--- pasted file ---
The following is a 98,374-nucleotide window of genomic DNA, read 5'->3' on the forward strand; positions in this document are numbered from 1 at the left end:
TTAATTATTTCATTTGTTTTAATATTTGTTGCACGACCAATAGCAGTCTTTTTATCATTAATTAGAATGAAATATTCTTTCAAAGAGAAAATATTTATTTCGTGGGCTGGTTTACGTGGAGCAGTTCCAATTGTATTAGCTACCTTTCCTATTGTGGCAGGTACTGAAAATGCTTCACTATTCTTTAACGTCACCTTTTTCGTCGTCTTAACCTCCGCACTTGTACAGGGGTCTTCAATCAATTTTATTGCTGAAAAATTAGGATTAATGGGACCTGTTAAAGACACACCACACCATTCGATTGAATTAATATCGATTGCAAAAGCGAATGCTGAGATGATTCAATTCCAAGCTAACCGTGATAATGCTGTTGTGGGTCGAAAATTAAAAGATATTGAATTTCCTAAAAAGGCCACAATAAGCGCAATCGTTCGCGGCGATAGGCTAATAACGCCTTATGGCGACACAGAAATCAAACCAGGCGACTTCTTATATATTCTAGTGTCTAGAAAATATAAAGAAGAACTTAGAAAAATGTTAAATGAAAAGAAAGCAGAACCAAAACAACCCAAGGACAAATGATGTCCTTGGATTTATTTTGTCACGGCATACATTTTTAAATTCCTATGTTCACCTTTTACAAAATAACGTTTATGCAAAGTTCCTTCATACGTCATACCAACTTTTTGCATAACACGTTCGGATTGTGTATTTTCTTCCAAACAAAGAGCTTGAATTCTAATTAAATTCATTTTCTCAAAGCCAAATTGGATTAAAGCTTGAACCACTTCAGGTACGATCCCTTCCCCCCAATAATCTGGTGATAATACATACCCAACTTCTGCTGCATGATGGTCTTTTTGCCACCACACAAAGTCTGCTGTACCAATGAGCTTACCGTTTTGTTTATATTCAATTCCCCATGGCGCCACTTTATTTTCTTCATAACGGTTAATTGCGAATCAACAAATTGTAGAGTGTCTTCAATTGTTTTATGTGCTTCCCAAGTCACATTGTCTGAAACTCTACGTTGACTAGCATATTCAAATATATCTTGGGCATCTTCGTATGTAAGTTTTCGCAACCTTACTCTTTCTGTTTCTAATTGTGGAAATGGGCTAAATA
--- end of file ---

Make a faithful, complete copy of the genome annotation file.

The following is a 98,374-nucleotide window of genomic DNA, read 5'->3' on the forward strand; positions in this document are numbered from 1 at the left end:
TTAATTATTTCATTTGTTTTAATATTTGTTGCACGACCAATAGCAGTCTTTTTATCATTAATTAGAATGAAATATTCTTTCAAAGAGAAAATATTTATTTCGTGGGCTGGTTTACGTGGAGCAGTTCCAATTGTATTAGCTACCTTTCCTATTGTGGCAGGTACTGAAAATGCTTCACTATTCTTTAACGTCACCTTTTTCGTCGTCTTAACCTCCGCACTTGTACAGGGGTCTTCAATCAATTTTATTGCTGAAAAATTAGGATTAATGGGACCTGTTAAAGACACACCACACCATTCGATTGAATTAATATCGATTGCAAAAGCGAATGCTGAGATGATTCAATTCCAAGCTAACCGTGATAATGCTGTTGTGGGTCGAAAATTAAAAGATATTGAATTTCCTAAAAAGGCCACAATAAGCGCAATCGTTCGCGGCGATAGGCTAATAACGCCTTATGGCGACACAGAAATCAAACCAGGCGACTTCTTATATATTCTAGTGTCTAGAAAATATAAAGAAGAACTTAGAAAAATGTTAAATGAAAAGAAAGCAGAACCAAAACAACCCAAGGACAAATGATGTCCTTGGATTTATTTTGTCACGGCATACATTTTTAAATTCCTATGTTCACCTTTTACAAAATAACGTTTATGCAAAGTTCCTTCATACGTCATACCAACTTTTTGCATAACACGTTCGGATTGTGTATTTTCTTCCAAACAAAGAGCTTGAATTCTAATTAAATTCATTTTCTCAAAGCCAAATTGGATTAAAGCTTGAACCACTTCAGGTACGATCCCTTCCCCCCAATAATCTGGTGATAATACATACCCAACTTCTGCTGCATGATGGTCTTTTTGCCACCACACAAAGTCTGCTGTACCAATGAGCTTACCGTTTTGTTTATATTCAATTCCCCATGGCGCCACTTTATTTTCTTCATAACGGTTAATTGCGAATCAACAAATTGTAGAGTGTCTTCAATTGTTTTATGTGCTTCCCAAGTCACATTGTCTGAAACTCTACGTTGACTAGCATATTCAAATATATCTTGGGCATCTTCGTATGTAAGTTTTCGCAACCTTACTCTTTCTGTTTCTAATTGTGGAAATGGGCTAAATA